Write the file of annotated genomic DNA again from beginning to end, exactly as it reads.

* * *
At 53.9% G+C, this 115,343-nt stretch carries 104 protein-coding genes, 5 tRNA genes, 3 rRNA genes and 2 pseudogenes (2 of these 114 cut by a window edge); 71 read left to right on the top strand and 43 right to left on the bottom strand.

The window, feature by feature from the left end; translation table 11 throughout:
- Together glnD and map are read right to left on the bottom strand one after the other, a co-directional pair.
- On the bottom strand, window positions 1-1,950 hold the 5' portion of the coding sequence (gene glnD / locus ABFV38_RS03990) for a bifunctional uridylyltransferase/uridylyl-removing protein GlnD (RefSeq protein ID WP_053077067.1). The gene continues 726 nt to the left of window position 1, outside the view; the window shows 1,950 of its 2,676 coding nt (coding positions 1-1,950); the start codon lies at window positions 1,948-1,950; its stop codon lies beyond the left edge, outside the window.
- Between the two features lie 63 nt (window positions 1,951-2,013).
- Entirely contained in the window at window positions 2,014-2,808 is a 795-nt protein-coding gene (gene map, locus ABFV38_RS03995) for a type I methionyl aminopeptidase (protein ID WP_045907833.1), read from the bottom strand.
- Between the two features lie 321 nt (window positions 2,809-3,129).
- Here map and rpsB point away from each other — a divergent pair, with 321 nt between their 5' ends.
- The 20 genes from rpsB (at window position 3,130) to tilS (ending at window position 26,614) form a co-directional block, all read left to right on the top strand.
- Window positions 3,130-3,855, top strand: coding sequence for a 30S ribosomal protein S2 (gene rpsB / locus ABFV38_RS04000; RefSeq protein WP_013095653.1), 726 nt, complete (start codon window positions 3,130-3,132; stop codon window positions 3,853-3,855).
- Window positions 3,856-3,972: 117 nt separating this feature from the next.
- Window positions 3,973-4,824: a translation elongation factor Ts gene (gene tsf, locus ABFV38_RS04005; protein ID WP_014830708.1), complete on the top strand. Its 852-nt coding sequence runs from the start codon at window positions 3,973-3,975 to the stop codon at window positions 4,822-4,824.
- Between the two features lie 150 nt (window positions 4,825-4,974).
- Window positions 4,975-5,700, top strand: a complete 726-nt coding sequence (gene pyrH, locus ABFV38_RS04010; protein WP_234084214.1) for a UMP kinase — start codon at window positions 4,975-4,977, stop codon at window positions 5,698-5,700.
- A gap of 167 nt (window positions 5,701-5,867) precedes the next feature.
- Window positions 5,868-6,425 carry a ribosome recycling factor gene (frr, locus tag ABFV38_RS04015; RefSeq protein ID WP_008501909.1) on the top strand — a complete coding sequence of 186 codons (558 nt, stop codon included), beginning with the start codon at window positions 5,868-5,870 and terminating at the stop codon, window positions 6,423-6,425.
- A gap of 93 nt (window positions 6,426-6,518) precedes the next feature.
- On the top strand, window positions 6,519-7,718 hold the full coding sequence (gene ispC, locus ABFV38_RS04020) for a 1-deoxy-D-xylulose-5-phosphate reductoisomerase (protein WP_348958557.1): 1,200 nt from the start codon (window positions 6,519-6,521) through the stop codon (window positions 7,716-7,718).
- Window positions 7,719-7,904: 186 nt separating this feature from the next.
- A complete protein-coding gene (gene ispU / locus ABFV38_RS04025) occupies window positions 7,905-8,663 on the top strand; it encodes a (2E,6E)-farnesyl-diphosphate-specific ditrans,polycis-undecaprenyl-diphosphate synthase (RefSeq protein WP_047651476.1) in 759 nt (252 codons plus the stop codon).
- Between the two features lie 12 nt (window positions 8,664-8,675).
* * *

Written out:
At 53.9% G+C, this 115,343-nt stretch carries 104 protein-coding genes, 5 tRNA genes, 3 rRNA genes and 2 pseudogenes (2 of these 114 cut by a window edge); 71 read left to right on the top strand and 43 right to left on the bottom strand.

The window, feature by feature from the left end; translation table 11 throughout:
- Together glnD and map are read right to left on the bottom strand one after the other, a co-directional pair.
- On the bottom strand, window positions 1-1,950 hold the 5' portion of the coding sequence (gene glnD / locus ABFV38_RS03990) for a bifunctional uridylyltransferase/uridylyl-removing protein GlnD (RefSeq protein ID WP_053077067.1). The gene continues 726 nt to the left of window position 1, outside the view; the window shows 1,950 of its 2,676 coding nt (coding positions 1-1,950); the start codon lies at window positions 1,948-1,950; its stop codon lies beyond the left edge, outside the window.
- Between the two features lie 63 nt (window positions 1,951-2,013).
- Entirely contained in the window at window positions 2,014-2,808 is a 795-nt protein-coding gene (gene map, locus ABFV38_RS03995) for a type I methionyl aminopeptidase (protein ID WP_045907833.1), read from the bottom strand.
- Between the two features lie 321 nt (window positions 2,809-3,129).
- Here map and rpsB point away from each other — a divergent pair, with 321 nt between their 5' ends.
- The 20 genes from rpsB (at window position 3,130) to tilS (ending at window position 26,614) form a co-directional block, all read left to right on the top strand.
- Window positions 3,130-3,855, top strand: coding sequence for a 30S ribosomal protein S2 (gene rpsB / locus ABFV38_RS04000; RefSeq protein WP_013095653.1), 726 nt, complete (start codon window positions 3,130-3,132; stop codon window positions 3,853-3,855).
- Window positions 3,856-3,972: 117 nt separating this feature from the next.
- Window positions 3,973-4,824: a translation elongation factor Ts gene (gene tsf, locus ABFV38_RS04005; protein ID WP_014830708.1), complete on the top strand. Its 852-nt coding sequence runs from the start codon at window positions 3,973-3,975 to the stop codon at window positions 4,822-4,824.
- Between the two features lie 150 nt (window positions 4,825-4,974).
- Window positions 4,975-5,700, top strand: a complete 726-nt coding sequence (gene pyrH, locus ABFV38_RS04010; protein WP_234084214.1) for a UMP kinase — start codon at window positions 4,975-4,977, stop codon at window positions 5,698-5,700.
- A gap of 167 nt (window positions 5,701-5,867) precedes the next feature.
- Window positions 5,868-6,425 carry a ribosome recycling factor gene (frr, locus tag ABFV38_RS04015; RefSeq protein ID WP_008501909.1) on the top strand — a complete coding sequence of 186 codons (558 nt, stop codon included), beginning with the start codon at window positions 5,868-5,870 and terminating at the stop codon, window positions 6,423-6,425.
- A gap of 93 nt (window positions 6,426-6,518) precedes the next feature.
- On the top strand, window positions 6,519-7,718 hold the full coding sequence (gene ispC, locus ABFV38_RS04020) for a 1-deoxy-D-xylulose-5-phosphate reductoisomerase (protein WP_348958557.1): 1,200 nt from the start codon (window positions 6,519-6,521) through the stop codon (window positions 7,716-7,718).
- Window positions 7,719-7,904: 186 nt separating this feature from the next.
- A complete protein-coding gene (gene ispU / locus ABFV38_RS04025) occupies window positions 7,905-8,663 on the top strand; it encodes a (2E,6E)-farnesyl-diphosphate-specific ditrans,polycis-undecaprenyl-diphosphate synthase (RefSeq protein WP_047651476.1) in 759 nt (252 codons plus the stop codon).
- Between the two features lie 12 nt (window positions 8,664-8,675).